Market Commentary  03/30/20 1:54:51 PM Printer Friendly VersionPrinter Friendly Version

Monday March 30, 2020

Corn futures closed lower again today. One of the main storylines that continues to dominate the corn market is ethanol profitability as crude oil & gasoline futures are well beneath ethanol futures, causing many corn plants to alter/slow production; with some even suspending operations on negative margins. There is talk in the market today that U.S. ethanol producers may be on track to shut off closer to 4 bln. gallons of annualized output vs. the 2 – 3 bln. gallons that had previously been talked about. Crude oil futures hit an 18-year low today, after falling below $20. Reports are circulating that pump prices at gas stations in some states are now below $1 a gallon. On a positive note, corn export demand has been improving. Today’s weekly export inspections report exceeded last week’s corn total by 32%, at 49.96 mln. bu. This also surpassed the roughly 44.08 mln. bu. “needed” per week to reach USDA’s annual marketing year projection. Moving forward, Corn feed demand is also expected to improve as DDG production slows. Tomorrow will bring the updated U.S. stocks and acreage reports at 11am CST. The trade expects to see March 1st corn stocks near 8.125 bln. bu. (well below the past three years) while acres are expected at 94.3 mln. vs. 89.7 mln. acres last year. With spring planting season approaching, market partipants are monitoring the weather- though it’s taking a backseat to other storylines at the moment. The Midwest forecast currently calls for an active weather pattern at the end of this week and the beginning of next week. There are reports that some corn planting could take place in central Illinois later this week.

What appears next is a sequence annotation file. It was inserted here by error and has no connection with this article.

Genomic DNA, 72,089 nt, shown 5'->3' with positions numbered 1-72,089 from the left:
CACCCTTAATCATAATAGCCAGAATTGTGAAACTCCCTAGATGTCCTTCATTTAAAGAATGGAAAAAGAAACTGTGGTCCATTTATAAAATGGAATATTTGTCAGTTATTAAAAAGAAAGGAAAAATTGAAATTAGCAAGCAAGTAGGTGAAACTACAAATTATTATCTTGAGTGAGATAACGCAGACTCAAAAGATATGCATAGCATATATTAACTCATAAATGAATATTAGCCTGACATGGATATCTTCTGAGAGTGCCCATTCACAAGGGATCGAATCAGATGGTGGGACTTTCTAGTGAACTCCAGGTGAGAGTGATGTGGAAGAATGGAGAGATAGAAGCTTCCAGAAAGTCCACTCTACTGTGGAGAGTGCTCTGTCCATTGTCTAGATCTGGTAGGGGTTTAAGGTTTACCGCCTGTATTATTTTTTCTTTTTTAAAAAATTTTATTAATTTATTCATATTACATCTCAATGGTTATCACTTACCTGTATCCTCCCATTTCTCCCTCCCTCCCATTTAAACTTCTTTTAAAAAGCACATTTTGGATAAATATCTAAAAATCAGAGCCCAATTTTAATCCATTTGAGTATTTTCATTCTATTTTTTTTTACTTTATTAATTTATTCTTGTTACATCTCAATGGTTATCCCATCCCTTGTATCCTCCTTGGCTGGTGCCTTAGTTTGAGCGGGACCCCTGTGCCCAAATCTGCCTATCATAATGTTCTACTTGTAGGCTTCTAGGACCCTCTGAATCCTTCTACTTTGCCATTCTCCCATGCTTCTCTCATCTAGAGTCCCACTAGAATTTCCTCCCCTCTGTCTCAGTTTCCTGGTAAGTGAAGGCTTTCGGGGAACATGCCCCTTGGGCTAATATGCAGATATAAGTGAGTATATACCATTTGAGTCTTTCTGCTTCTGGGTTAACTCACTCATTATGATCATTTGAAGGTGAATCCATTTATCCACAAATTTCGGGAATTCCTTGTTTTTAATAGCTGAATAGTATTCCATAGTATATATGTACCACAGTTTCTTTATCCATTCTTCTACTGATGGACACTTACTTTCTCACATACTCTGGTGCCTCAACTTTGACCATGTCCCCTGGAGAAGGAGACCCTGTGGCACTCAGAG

Soybeans started the day firmer but ended the session mixed. Spillover weakness from the energy markets along with position squaring in front tomorrow’s USDA reports weighed on prices. Traders continue to monitor global supply disruptions for soybeans and soymeal due to the coronavirus outbreak. Argentina appears to be struggling the most, as supplies of beans to their crushing plants are estimated to be down by half and falling. This is reportedly due to municipalities citing health concerns and defying a government order which would allow trucks to reach the plants. This is limiting meal exports out of the world’s top soymeal supplier and the timing of these delays is proving challenging for China, as their soymeal inventories are reportedly at their lowest level in 10 years. This morning’s weekly U.S. soybean export inspections were disappointing at just 15.21 mln. bu. This falls short of the approximate 28.89 mln. bu. “needed” per week to meet USDA’s annual export forecast. However, USDA did announce flash sales of 285,000 tons of beans for delivery to Mexico for the 20/21 marketing year. Harvest is progressing in S. America. As of March 26th, 76% of the Brazilian bean harvest was estimated to be complete, while early estimates peg Argentina’s bean crop near 6-7% harvested. Tomorrow’s upcoming USDA reports are expected to still show ample stocks of U.S. beans as of March 1st, near 2.241 bln. bu. and an acreage projection of 84.7 mln. vs. 76.1 mln. last year (remember USDA put numbers together on acres before the market rearranged itself on ethanol demand.)

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